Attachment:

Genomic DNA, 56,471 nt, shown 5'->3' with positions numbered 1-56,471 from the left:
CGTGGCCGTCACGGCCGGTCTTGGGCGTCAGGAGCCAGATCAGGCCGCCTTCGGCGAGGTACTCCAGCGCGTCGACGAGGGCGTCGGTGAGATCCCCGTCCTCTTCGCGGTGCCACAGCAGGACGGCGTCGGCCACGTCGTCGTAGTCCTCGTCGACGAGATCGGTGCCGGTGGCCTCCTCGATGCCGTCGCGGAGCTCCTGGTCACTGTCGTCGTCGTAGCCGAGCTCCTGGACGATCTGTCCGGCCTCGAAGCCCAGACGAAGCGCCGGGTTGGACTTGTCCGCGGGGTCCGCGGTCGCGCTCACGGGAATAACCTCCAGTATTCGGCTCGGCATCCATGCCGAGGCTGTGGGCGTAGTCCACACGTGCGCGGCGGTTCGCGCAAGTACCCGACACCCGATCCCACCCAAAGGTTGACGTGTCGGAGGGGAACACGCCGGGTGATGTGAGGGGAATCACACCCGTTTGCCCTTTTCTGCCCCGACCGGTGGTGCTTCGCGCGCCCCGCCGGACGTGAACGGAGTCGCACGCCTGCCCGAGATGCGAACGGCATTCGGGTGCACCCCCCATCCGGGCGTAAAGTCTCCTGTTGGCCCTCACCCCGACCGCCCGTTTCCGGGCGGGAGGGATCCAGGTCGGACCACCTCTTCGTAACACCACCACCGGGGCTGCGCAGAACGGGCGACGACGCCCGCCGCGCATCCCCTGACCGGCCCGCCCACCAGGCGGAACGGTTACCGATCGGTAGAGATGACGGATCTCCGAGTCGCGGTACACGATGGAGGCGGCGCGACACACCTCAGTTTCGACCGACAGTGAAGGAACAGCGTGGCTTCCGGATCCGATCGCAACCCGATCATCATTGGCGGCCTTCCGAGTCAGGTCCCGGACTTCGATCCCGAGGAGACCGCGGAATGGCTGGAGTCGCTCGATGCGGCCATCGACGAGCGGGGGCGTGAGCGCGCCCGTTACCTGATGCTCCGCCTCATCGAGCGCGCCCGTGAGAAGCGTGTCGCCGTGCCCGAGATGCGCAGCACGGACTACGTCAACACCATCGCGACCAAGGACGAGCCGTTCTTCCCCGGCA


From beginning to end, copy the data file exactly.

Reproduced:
Genomic DNA, 56,471 nt, shown 5'->3' with positions numbered 1-56,471 from the left:
CGTGGCCGTCACGGCCGGTCTTGGGCGTCAGGAGCCAGATCAGGCCGCCTTCGGCGAGGTACTCCAGCGCGTCGACGAGGGCGTCGGTGAGATCCCCGTCCTCTTCGCGGTGCCACAGCAGGACGGCGTCGGCCACGTCGTCGTAGTCCTCGTCGACGAGATCGGTGCCGGTGGCCTCCTCGATGCCGTCGCGGAGCTCCTGGTCACTGTCGTCGTCGTAGCCGAGCTCCTGGACGATCTGTCCGGCCTCGAAGCCCAGACGAAGCGCCGGGTTGGACTTGTCCGCGGGGTCCGCGGTCGCGCTCACGGGAATAACCTCCAGTATTCGGCTCGGCATCCATGCCGAGGCTGTGGGCGTAGTCCACACGTGCGCGGCGGTTCGCGCAAGTACCCGACACCCGATCCCACCCAAAGGTTGACGTGTCGGAGGGGAACACGCCGGGTGATGTGAGGGGAATCACACCCGTTTGCCCTTTTCTGCCCCGACCGGTGGTGCTTCGCGCGCCCCGCCGGACGTGAACGGAGTCGCACGCCTGCCCGAGATGCGAACGGCATTCGGGTGCACCCCCCATCCGGGCGTAAAGTCTCCTGTTGGCCCTCACCCCGACCGCCCGTTTCCGGGCGGGAGGGATCCAGGTCGGACCACCTCTTCGTAACACCACCACCGGGGCTGCGCAGAACGGGCGACGACGCCCGCCGCGCATCCCCTGACCGGCCCGCCCACCAGGCGGAACGGTTACCGATCGGTAGAGATGACGGATCTCCGAGTCGCGGTACACGATGGAGGCGGCGCGACACACCTCAGTTTCGACCGACAGTGAAGGAACAGCGTGGCTTCCGGATCCGATCGCAACCCGATCATCATTGGCGGCCTTCCGAGTCAGGTCCCGGACTTCGATCCCGAGGAGACCGCGGAATGGCTGGAGTCGCTCGATGCGGCCATCGACGAGCGGGGGCGTGAGCGCGCCCGTTACCTGATGCTCCGCCTCATCGAGCGCGCCCGTGAGAAGCGTGTCGCCGTGCCCGAGATGCGCAGCACGGACTACGTCAACACCATCGCGACCAAGGACGAGCCGTTCTTCCCCGGCA